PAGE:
Allemansrätten och marknyttjande Studier av ett rättsinstitut

Detta är en avhandling från Linköping : Linköping University Electronic Press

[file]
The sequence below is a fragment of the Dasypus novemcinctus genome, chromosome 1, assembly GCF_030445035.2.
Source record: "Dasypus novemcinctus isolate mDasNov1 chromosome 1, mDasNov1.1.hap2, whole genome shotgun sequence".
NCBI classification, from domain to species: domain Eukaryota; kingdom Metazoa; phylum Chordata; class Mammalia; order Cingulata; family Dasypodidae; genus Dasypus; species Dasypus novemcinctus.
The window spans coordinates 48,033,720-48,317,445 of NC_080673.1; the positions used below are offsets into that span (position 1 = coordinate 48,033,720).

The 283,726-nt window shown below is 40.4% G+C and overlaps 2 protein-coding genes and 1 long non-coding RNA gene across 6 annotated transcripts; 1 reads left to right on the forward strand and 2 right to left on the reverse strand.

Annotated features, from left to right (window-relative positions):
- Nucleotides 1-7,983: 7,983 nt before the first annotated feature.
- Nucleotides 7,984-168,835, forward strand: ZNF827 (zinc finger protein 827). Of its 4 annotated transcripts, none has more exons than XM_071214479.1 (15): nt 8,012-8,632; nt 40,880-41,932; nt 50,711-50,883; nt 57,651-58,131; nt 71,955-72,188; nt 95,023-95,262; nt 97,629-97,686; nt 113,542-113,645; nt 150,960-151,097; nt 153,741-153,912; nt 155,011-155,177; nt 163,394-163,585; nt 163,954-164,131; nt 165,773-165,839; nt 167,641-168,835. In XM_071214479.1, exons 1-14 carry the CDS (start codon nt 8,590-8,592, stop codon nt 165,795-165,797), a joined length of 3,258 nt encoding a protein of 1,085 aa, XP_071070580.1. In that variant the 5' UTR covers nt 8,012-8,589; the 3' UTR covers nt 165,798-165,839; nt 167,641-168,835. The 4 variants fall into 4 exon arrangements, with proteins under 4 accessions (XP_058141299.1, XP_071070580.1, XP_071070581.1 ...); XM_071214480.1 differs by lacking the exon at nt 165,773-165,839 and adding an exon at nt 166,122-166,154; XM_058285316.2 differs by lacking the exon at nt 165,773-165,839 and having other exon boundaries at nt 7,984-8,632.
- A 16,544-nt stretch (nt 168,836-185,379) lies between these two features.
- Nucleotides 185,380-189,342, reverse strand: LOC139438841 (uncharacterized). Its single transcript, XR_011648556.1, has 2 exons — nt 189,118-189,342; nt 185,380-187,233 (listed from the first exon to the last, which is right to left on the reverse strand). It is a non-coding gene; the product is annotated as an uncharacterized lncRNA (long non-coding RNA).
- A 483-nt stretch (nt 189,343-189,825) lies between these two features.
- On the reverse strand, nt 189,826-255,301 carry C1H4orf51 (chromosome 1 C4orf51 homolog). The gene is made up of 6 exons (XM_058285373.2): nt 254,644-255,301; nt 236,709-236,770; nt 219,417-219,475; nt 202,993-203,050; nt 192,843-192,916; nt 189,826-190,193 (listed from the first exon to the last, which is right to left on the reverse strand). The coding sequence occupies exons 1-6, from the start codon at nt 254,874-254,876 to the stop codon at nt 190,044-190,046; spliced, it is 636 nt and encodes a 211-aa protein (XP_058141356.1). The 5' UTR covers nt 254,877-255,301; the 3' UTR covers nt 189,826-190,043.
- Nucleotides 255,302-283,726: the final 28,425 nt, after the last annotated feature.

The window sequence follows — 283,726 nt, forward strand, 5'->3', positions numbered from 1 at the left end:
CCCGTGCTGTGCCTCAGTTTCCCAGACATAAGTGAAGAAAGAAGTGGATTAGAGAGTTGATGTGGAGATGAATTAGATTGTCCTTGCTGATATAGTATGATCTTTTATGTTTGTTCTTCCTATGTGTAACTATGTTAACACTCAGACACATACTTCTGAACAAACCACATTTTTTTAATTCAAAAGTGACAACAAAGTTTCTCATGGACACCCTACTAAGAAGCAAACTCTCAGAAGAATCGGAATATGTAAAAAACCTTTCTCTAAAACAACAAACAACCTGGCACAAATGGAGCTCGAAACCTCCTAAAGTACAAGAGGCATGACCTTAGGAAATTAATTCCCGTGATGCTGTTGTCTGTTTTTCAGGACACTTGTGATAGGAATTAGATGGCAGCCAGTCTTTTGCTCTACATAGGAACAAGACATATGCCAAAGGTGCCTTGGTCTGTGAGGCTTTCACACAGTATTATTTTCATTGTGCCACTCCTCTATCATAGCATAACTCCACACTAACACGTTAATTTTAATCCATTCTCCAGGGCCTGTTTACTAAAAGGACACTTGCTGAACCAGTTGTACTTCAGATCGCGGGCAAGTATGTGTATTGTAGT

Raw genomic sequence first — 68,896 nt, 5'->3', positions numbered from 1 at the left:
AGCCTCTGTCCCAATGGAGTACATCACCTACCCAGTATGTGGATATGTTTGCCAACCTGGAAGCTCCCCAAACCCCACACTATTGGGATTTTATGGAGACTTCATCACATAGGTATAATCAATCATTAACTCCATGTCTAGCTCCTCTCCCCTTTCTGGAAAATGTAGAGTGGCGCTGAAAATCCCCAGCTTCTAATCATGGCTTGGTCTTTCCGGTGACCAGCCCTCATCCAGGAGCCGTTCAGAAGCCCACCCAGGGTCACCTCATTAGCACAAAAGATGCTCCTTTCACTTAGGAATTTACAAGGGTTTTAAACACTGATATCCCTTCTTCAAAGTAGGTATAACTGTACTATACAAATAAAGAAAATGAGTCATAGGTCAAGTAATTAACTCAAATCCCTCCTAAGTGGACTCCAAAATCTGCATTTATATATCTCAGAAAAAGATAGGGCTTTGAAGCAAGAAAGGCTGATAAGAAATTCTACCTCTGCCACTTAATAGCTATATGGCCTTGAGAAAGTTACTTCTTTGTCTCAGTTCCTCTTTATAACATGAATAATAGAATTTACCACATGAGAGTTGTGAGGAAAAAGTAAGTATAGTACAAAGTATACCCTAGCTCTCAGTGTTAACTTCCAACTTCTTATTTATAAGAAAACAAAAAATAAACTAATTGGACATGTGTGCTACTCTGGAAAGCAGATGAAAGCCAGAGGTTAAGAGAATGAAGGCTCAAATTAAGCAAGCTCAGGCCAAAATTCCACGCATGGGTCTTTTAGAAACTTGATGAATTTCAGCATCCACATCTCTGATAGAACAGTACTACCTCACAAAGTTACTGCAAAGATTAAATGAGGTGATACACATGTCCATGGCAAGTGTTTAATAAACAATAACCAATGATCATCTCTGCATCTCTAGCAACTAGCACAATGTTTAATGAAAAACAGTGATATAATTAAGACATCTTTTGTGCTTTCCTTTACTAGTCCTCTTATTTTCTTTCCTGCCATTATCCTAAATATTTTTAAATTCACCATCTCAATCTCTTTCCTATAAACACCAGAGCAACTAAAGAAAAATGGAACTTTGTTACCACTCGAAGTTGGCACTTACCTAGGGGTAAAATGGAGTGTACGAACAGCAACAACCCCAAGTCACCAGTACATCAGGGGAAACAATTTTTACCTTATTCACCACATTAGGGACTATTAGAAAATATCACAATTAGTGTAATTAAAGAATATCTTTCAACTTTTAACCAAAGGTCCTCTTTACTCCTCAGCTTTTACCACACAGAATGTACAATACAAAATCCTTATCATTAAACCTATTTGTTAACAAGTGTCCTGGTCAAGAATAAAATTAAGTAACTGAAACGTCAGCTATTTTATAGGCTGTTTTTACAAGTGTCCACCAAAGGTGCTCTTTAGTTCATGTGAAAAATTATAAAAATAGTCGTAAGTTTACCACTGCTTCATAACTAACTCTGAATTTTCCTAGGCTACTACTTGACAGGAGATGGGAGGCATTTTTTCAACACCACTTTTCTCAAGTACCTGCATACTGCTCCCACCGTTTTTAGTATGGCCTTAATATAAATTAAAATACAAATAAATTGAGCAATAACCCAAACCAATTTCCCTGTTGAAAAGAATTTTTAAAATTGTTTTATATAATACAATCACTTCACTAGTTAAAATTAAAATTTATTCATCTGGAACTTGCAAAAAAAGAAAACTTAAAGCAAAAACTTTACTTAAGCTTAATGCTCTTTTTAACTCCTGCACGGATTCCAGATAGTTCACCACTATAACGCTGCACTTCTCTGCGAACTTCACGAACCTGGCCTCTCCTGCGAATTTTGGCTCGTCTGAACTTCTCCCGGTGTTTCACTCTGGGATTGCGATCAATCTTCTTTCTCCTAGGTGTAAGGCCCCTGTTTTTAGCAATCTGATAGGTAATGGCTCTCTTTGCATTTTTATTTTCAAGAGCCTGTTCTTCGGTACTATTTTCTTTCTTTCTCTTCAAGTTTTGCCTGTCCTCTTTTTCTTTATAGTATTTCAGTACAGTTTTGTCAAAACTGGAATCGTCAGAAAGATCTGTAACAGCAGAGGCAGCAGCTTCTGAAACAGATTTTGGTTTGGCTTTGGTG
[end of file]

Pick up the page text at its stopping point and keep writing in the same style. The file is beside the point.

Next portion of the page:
Sammanfattning: The topic studied in this thesis is the right of public access as a legal institution. In that connection, several questions which are different from each other are raised. The thesis focuses to a great extent on the interaction between questions of a practical-legal nature and those whose character is more connected to legal theory. The point of departure of the discussion in the thesis is that some of the legal norms that are incorporated in the institution of the right of public access are customary law. Thus, the concept customary law is particularly considered, and the question of in what way the customary law can be filled with content raises special interest. A hypothesis is put forward in the thesis, which is that the right of public access constitutes part of those regulations whose purpose is that land should be used appropriately - seen from the societal perspective that land is a limited natural resource which should be used expediently, for the husbanding of resources. What is advocated in this thesis, is that in both the jurisprudential discussion about the right of public access and in the argumentation that is conducted in the practical legal application, the three subjects, the Actual User, the Canalizer and the Actual User in the Collective and their different use of the land, are separated. Further, it is advocated that the discussion as to which activities are allowed by the right of public access should be based on a consciousness that the activities can concern “everyday use” or “recreation” and that, depending on whether the activities are considered to concern the one or the other, different conclusions regarding the permissibility of the activities will be drawn. Furthermore, it is shown in the thesis that in conflicts between different means of using land, the courts seem to presume that all land is covered by the right of public access - a presumption that does not hold if the land is a part of somebody’s zone of home privacy, is needed for certain business or constitute biologically sensitive land.